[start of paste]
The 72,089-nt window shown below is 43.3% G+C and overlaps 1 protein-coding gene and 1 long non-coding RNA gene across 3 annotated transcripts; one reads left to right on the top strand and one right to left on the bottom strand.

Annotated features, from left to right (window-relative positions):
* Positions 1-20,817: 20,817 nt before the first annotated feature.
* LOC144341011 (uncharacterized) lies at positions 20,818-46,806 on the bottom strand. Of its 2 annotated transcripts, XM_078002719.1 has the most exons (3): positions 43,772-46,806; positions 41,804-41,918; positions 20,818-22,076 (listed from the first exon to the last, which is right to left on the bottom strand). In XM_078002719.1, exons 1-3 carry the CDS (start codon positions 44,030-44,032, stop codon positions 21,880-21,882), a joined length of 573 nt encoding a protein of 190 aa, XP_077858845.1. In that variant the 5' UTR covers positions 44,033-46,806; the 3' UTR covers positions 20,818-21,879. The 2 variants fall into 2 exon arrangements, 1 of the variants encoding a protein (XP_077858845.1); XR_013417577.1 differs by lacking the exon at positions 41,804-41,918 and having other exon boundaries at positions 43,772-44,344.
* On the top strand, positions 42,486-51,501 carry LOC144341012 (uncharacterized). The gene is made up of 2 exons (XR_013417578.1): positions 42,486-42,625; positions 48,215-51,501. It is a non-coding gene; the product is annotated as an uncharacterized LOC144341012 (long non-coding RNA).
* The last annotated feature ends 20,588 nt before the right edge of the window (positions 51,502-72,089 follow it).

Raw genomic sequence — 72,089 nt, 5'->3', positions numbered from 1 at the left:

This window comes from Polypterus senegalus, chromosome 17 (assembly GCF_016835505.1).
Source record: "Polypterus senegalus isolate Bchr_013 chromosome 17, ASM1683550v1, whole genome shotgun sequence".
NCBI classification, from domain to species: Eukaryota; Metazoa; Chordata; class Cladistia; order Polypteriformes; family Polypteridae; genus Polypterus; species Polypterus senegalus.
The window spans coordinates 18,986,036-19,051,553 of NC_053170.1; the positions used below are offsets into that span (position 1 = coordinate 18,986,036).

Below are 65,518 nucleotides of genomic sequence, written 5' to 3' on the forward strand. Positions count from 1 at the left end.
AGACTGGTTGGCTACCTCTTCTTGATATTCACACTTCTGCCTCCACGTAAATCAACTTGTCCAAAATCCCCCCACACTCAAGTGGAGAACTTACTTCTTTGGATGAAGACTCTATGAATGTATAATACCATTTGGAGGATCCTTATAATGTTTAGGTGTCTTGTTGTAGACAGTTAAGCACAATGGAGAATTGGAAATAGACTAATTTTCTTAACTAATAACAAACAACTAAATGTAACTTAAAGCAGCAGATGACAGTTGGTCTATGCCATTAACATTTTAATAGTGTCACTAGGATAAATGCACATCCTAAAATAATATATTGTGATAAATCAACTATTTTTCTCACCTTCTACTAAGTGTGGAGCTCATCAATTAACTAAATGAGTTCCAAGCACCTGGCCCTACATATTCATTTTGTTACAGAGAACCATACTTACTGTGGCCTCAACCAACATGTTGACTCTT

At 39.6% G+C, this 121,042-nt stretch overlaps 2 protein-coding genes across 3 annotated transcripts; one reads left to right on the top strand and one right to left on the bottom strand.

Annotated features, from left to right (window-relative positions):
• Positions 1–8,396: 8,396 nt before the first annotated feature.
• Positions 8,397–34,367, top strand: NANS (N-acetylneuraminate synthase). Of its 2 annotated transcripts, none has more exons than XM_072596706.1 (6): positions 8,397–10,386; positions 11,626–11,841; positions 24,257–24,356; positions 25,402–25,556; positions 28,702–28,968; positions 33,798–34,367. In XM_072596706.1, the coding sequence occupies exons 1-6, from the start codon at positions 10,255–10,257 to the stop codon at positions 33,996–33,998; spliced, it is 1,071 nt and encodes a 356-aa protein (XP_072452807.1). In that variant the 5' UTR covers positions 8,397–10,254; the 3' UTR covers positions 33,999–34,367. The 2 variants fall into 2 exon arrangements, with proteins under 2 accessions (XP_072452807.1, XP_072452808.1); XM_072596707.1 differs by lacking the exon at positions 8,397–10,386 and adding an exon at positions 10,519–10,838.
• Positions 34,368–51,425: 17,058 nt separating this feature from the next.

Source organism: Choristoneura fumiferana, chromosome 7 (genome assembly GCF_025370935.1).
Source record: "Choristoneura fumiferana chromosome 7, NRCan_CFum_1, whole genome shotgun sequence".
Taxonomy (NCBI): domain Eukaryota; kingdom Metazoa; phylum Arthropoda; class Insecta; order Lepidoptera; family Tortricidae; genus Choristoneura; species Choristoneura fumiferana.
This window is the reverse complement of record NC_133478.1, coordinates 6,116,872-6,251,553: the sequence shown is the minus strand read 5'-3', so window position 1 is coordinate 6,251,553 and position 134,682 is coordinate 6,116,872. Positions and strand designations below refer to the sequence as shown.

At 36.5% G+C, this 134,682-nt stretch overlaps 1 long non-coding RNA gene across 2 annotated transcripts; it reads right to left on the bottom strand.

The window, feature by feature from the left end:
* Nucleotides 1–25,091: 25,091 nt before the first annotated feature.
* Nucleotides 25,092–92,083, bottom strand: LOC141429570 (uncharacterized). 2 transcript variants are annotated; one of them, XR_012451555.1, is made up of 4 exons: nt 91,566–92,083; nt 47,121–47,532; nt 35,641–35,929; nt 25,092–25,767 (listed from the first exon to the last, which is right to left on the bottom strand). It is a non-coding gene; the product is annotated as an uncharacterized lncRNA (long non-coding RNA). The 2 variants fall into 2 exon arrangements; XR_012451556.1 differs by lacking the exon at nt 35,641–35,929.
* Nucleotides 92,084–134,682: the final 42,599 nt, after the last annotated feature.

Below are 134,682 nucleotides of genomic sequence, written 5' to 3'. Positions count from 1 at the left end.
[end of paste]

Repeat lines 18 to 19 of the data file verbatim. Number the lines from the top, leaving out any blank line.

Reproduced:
• Positions 34,368–51,425: 17,058 nt separating this feature from the next.

Source organism: Choristoneura fumiferana, chromosome 7 (genome assembly GCF_025370935.1).